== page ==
Papers! Papeles! Papiers! (341)

Pol 341–Paper Requirements                  SSI009

Paper 1, 25 points: Due June 11
Paper 2, 25 points: Due June 22

Basics: 1200-1500 words, typed, double-spaced, hard copy only. NO COVER PAGE please.

References: While this is not a research paper, it is expected that you will do some additional reading for these papers. Thus, you do need to cite any references, including course material and anything you pull off the web. You must offer a full citation, including author, publisher, date; cf. ‘Citation Methods’, below.

Substance: Short version: write about some aspect of women and politics. Real version: Take some topic which is discussed in the readings or class and write about it. For the first paper, you’re to write on a matter discussed between June 2 and June 11; for the second paper, a topic discussed between June 11 and June 22.
Within these parameters, you have a wide latitude in which to explore a particular topic. Some of you are uncomfortable coming up with a topic of your own, however, so I offer the following suggestion for the first paper (I’ll offer a similar set of suggestions for the second paper):
*A common theme in both the Henderson & Jeydel and Al-Ali & Pratt books is that women as political actors and what are considered women’s issues tend to be sidelined by male political leaders, even those who proclaim their fealty to women’s equality. Take one or two real-world situations and examine in detail whether this holds true, i.e., what actions leaders take, what they say to justify their actions, and how female supporters respond to both their actions and their justifications.
*Scandinavian countries, Rwanda, and South Africa do particularly well in incorporating women into their political structures. Pick one country and explain in detail what has been done to bring women into institutional politics, what problems have occurred, and what remains to be done.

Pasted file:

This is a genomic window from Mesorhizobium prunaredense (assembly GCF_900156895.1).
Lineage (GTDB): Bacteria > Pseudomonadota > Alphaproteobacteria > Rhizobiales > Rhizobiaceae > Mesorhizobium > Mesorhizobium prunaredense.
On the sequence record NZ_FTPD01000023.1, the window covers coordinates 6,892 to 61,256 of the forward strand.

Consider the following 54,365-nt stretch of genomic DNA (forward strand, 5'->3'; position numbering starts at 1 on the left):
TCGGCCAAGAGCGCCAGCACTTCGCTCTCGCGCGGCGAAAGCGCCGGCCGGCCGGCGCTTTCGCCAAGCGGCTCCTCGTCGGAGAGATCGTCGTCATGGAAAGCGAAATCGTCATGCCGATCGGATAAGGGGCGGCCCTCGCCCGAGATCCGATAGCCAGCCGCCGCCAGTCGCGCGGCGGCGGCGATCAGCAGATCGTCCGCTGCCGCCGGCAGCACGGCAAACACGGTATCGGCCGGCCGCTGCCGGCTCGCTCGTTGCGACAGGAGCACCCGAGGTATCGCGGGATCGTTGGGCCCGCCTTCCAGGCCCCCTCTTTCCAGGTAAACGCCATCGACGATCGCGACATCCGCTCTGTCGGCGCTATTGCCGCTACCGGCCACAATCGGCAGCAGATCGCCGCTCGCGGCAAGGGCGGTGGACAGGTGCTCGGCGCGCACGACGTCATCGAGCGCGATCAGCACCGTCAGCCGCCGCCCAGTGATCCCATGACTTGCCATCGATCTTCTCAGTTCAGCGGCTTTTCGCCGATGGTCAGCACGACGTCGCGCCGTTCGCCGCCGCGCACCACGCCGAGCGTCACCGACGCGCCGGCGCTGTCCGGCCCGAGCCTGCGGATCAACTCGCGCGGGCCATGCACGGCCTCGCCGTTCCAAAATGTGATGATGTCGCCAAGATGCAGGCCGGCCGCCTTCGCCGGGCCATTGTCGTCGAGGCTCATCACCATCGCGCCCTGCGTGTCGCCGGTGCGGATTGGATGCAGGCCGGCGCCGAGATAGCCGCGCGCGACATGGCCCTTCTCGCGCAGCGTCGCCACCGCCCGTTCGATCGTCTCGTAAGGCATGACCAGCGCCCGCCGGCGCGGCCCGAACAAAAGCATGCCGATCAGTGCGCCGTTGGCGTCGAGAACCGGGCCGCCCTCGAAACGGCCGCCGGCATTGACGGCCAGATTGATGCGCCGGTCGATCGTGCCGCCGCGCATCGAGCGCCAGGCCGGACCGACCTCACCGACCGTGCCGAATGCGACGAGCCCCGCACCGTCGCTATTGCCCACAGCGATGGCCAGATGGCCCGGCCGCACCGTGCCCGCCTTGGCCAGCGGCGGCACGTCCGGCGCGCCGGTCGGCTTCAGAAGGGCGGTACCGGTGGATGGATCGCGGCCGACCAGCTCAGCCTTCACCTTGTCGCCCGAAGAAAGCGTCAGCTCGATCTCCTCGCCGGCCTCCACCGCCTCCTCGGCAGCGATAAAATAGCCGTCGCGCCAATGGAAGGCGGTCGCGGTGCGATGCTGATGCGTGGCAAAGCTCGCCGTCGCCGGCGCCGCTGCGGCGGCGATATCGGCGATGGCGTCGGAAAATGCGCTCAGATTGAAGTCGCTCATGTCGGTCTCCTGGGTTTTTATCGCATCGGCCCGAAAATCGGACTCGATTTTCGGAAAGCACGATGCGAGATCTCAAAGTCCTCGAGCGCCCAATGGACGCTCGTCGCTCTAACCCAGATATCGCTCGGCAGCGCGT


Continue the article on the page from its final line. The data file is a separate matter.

*Henderson & Jeydel, citing Maxine Molyneux, distinguish between ‘strategic gender interests’ and ‘practical gender interests’, noting that those pursuing strategic interests tend to take a more consciously feminist approach. Pick one or two social movements and examine whether this distinction between strategic and practical interests makes sense.
*Revolutionary movements are premised on liberation, but it is rare that women’s liberation is considered an integral factor to the larger liberation movement. Pick one revolutionary movement and examine its relationship to its women members, whether they are integrated into leadership, and how much rhetorical and practical activity is expended on behalf of women’s liberation.

Citation methods:
There are a number of acceptable ways to cite your material; what is listed, below, is simply one set of methods. Remember: you need to offer a footnote or endnote when you quote directly or if you use specific material (not in quotes) from a source. Whether you use foot- or endnotes is up to you.

Beauchamp, Tom L., and James F. Childress. Principles of Biomedical Ethics, 4th ed. New York: Oxford University Press, 1994.
Edited volume
Flack, Harley E. and Edmund D. Pellegrino, eds. African-American Perspectives on Biomedical Ethics. Washington, DC: Georgetown University Press, 1992.
Chapter from edited volume
Dryzek, John S. and David Schlosberg. “Disciplining Darwin: Biology in the History of Political Science.” In Political Science in History, James Farr, John S. Dryzek, and Stephen T. Leonard, eds. Cambridge: Cambridge University Press, 1995.
Journal article
Beauchampt, Tom L. “The Failure of Theories of Personhood.” Kennedy Institute of Ethics Journal 9, no. 4 (December 1999):309-324.
Government report
U.S. National Research Council. Mapping and Sequencing the Human Genome. Washington, DC: National Academy Press, 1988.
Web citation:
United Nations. Universal Declaration of Human Rights.
Web citation, with author:
Carmine, J.D. ‘Marriage as Prostitution: Baby Boomers vs. Millenials.’ Blogcritics: July 18, 2005.


About proftp

I teach political science and bioethics as an adjunct at a CUNY school.
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